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Lauren Hall, CEO at IVvy

A Female Tech Entrepreneur’s Startup Lessons In Australia

Female tech entrepreneur and cofounder of events platform iVvy Lauren Hall shares what she’s learnt running a technology company in Australia.


iVvy was launched in 2009 by myself and co-founder James Greig (our CTO). We are a software as a service (SaaS) company developing ground breaking tools for the events industry. Our aim is simple, break down barriers and give the events industry the same level of engagement they are used to with other areas of business – in seamless and accessible formats that are cost effective.

Since our inception to our recent launch of a world-first real-time booking engine in July, the path to success has been filled with learnings that have helped shape the company (and me) and fine-tune our product offering.

In spite of a strong background in entrepreneurship, mostly from my home country of South Africa, I learnt new things in running a technology company in Australia.

The timing of funding

Funding’s importance and relevance to business is a given. But, just as much as the amount, the timing of what you get, when you get it, and how much are you prepared to part with at a certain point is as important.

I realized early on that most early stage businesses would bootstrap in the beginning with a bulk going into sweat equity. Once the MVP is created, you will then require consideration as to when you take on your seed funding to allow your product to be commercialised. A real big decision in the early days comes down to your adoption rate and whether you have a good value proposition.

I also noticed that in the tech space, it takes you three times longer and five times what you think it is going to cost you. So always plan a bigger round of funding than just what you need.

Finding the right investor

Almost all investors look to entrepreneur’s commitment and passion to see the idea through – particularly as there is so much blue-sky thinking around forecasts. Many founders have real problems letting go of their shares so it becomes important to find a good investor who understands the sector and business.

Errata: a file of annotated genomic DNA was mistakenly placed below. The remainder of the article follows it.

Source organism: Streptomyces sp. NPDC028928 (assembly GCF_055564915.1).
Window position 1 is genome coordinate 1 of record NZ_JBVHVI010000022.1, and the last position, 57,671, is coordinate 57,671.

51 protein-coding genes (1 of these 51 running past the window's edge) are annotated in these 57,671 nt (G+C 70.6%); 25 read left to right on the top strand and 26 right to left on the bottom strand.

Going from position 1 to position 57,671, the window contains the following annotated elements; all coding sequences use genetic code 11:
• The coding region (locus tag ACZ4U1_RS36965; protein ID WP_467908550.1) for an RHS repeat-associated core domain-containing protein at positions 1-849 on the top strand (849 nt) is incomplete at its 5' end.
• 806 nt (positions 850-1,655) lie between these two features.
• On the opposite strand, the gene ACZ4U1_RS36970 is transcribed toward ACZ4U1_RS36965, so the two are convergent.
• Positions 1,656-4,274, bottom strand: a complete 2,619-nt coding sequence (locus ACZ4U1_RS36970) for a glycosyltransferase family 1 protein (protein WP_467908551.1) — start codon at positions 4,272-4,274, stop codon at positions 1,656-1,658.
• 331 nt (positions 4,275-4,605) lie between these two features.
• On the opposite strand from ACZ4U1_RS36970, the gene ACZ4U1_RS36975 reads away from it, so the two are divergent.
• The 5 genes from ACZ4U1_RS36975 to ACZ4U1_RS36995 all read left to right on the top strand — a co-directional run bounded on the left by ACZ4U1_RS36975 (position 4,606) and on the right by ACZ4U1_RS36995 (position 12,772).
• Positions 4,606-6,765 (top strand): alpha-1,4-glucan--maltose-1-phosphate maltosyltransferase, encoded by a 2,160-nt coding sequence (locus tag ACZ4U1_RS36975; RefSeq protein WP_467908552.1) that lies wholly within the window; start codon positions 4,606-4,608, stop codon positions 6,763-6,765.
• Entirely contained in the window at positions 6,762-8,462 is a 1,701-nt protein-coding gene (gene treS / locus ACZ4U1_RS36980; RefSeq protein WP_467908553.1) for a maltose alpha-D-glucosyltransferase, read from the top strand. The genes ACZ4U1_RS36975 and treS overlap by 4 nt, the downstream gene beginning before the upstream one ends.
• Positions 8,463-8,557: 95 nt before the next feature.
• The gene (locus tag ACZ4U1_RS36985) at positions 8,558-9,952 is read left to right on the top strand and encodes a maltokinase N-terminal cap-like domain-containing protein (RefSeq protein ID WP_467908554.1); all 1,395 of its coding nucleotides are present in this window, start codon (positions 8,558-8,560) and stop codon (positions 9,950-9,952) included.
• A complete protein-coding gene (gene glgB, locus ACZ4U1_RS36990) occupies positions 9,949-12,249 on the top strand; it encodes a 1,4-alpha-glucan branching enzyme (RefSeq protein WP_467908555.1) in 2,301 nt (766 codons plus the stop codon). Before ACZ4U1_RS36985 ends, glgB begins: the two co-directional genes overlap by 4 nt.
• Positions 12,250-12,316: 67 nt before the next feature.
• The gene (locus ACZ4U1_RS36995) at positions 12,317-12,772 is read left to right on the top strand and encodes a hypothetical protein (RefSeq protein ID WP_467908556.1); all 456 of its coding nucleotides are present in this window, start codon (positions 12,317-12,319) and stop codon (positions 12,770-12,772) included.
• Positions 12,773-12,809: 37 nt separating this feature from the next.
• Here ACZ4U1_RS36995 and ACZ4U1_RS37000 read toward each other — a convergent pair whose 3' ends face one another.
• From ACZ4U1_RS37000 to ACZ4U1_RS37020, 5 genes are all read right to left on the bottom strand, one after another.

I found that it helped establishing upfront with the investor your room to pivot, change direction and even recapitalize as required to deliver on expected returns.

Digging to the root of problem

The desire to solve a problem is fundamental for any business. However, this can’t be a superficial effort. It needs to dig deep to tackle the issue at the core and remove friction points when taking the product to market – this is the best way to increase customer uptake. While this sounded straightforward at the outset, in the tech space, it entailed sorting through layers of issues – often involving multiple entities – to arrive at the solution.

I found attitudes one of the biggest barriers to entry, as not everyone is receptive to change. But, if you find the pain point for the business / industry, the ability to gain momentum and accelerate your growth is just another step in your life cycle.

Importance of research

Most start-up businesses not only address a need, but are also created because there is a real desire to make a difference. But understanding the impact you are going to make and the real chances of success stems from serious research that provides the evidence of your market, competitors in your space, price testing and trials to evaluate feedback.
Research underpins the value of your idea, and any entrepreneur starting a business should research extensively prior to starting. Those who don’t will have a high risk of failure. We constantly test, gain feedback, release early and survey clients to ensure we are always meeting their needs. It is fundamental to any business and critical for those in tech space.

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